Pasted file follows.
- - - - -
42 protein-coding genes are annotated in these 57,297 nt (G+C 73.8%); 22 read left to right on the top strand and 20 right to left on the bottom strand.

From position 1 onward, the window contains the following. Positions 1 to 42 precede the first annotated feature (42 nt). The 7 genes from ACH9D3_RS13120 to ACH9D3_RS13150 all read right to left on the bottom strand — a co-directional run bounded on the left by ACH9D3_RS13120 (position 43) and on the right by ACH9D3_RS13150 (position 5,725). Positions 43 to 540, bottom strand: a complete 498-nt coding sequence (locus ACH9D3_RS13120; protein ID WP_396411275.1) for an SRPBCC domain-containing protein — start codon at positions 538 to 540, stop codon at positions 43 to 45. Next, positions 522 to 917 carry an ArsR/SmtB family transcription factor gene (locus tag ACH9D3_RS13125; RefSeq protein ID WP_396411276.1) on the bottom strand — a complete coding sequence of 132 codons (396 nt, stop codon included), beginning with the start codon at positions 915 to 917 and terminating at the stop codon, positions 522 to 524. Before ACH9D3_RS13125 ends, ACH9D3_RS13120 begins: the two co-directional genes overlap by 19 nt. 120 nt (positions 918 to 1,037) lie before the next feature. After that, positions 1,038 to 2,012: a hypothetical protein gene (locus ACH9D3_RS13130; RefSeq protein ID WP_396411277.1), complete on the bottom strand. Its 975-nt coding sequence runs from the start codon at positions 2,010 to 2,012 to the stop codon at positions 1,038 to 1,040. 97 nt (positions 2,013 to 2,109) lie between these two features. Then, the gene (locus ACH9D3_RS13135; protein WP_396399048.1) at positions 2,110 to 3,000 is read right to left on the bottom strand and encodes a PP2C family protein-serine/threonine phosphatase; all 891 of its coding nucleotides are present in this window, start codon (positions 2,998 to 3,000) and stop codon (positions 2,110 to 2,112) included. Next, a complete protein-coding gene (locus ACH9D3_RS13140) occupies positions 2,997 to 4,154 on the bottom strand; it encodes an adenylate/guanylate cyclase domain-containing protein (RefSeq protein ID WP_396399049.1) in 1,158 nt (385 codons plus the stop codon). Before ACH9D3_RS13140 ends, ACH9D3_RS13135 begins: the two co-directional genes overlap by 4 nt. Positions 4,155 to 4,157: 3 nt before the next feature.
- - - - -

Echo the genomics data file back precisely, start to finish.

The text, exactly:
42 protein-coding genes are annotated in these 57,297 nt (G+C 73.8%); 22 read left to right on the top strand and 20 right to left on the bottom strand.

From position 1 onward, the window contains the following. Positions 1 to 42 precede the first annotated feature (42 nt). The 7 genes from ACH9D3_RS13120 to ACH9D3_RS13150 all read right to left on the bottom strand — a co-directional run bounded on the left by ACH9D3_RS13120 (position 43) and on the right by ACH9D3_RS13150 (position 5,725). Positions 43 to 540, bottom strand: a complete 498-nt coding sequence (locus ACH9D3_RS13120; protein ID WP_396411275.1) for an SRPBCC domain-containing protein — start codon at positions 538 to 540, stop codon at positions 43 to 45. Next, positions 522 to 917 carry an ArsR/SmtB family transcription factor gene (locus tag ACH9D3_RS13125; RefSeq protein ID WP_396411276.1) on the bottom strand — a complete coding sequence of 132 codons (396 nt, stop codon included), beginning with the start codon at positions 915 to 917 and terminating at the stop codon, positions 522 to 524. Before ACH9D3_RS13125 ends, ACH9D3_RS13120 begins: the two co-directional genes overlap by 19 nt. 120 nt (positions 918 to 1,037) lie before the next feature. After that, positions 1,038 to 2,012: a hypothetical protein gene (locus ACH9D3_RS13130; RefSeq protein ID WP_396411277.1), complete on the bottom strand. Its 975-nt coding sequence runs from the start codon at positions 2,010 to 2,012 to the stop codon at positions 1,038 to 1,040. 97 nt (positions 2,013 to 2,109) lie between these two features. Then, the gene (locus ACH9D3_RS13135; protein WP_396399048.1) at positions 2,110 to 3,000 is read right to left on the bottom strand and encodes a PP2C family protein-serine/threonine phosphatase; all 891 of its coding nucleotides are present in this window, start codon (positions 2,998 to 3,000) and stop codon (positions 2,110 to 2,112) included. Next, a complete protein-coding gene (locus ACH9D3_RS13140) occupies positions 2,997 to 4,154 on the bottom strand; it encodes an adenylate/guanylate cyclase domain-containing protein (RefSeq protein ID WP_396399049.1) in 1,158 nt (385 codons plus the stop codon). Before ACH9D3_RS13140 ends, ACH9D3_RS13135 begins: the two co-directional genes overlap by 4 nt. Positions 4,155 to 4,157: 3 nt before the next feature.